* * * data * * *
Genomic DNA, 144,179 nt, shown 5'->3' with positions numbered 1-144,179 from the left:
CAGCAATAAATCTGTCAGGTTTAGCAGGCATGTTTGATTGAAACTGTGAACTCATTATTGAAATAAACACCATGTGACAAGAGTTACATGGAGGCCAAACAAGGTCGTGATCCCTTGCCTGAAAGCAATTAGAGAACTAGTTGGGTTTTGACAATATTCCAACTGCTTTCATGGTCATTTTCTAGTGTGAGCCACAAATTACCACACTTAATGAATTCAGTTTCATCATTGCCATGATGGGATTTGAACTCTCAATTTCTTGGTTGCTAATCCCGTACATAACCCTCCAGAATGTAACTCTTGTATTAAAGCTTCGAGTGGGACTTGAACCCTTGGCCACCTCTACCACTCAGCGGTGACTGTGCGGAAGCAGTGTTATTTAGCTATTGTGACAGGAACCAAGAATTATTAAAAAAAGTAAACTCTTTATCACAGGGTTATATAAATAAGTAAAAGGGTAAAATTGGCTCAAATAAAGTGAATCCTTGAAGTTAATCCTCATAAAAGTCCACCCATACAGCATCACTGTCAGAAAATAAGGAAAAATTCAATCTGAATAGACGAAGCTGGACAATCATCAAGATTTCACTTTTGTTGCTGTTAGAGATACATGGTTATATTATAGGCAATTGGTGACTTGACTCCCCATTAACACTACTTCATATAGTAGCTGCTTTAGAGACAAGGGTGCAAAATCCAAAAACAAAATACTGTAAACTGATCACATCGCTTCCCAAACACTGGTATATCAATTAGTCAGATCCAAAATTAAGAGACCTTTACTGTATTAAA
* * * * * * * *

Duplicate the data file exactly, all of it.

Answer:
Genomic DNA, 144,179 nt, shown 5'->3' with positions numbered 1-144,179 from the left:
CAGCAATAAATCTGTCAGGTTTAGCAGGCATGTTTGATTGAAACTGTGAACTCATTATTGAAATAAACACCATGTGACAAGAGTTACATGGAGGCCAAACAAGGTCGTGATCCCTTGCCTGAAAGCAATTAGAGAACTAGTTGGGTTTTGACAATATTCCAACTGCTTTCATGGTCATTTTCTAGTGTGAGCCACAAATTACCACACTTAATGAATTCAGTTTCATCATTGCCATGATGGGATTTGAACTCTCAATTTCTTGGTTGCTAATCCCGTACATAACCCTCCAGAATGTAACTCTTGTATTAAAGCTTCGAGTGGGACTTGAACCCTTGGCCACCTCTACCACTCAGCGGTGACTGTGCGGAAGCAGTGTTATTTAGCTATTGTGACAGGAACCAAGAATTATTAAAAAAAGTAAACTCTTTATCACAGGGTTATATAAATAAGTAAAAGGGTAAAATTGGCTCAAATAAAGTGAATCCTTGAAGTTAATCCTCATAAAAGTCCACCCATACAGCATCACTGTCAGAAAATAAGGAAAAATTCAATCTGAATAGACGAAGCTGGACAATCATCAAGATTTCACTTTTGTTGCTGTTAGAGATACATGGTTATATTATAGGCAATTGGTGACTTGACTCCCCATTAACACTACTTCATATAGTAGCTGCTTTAGAGACAAGGGTGCAAAATCCAAAAACAAAATACTGTAAACTGATCACATCGCTTCCCAAACACTGGTATATCAATTAGTCAGATCCAAAATTAAGAGACCTTTACTGTATTAAA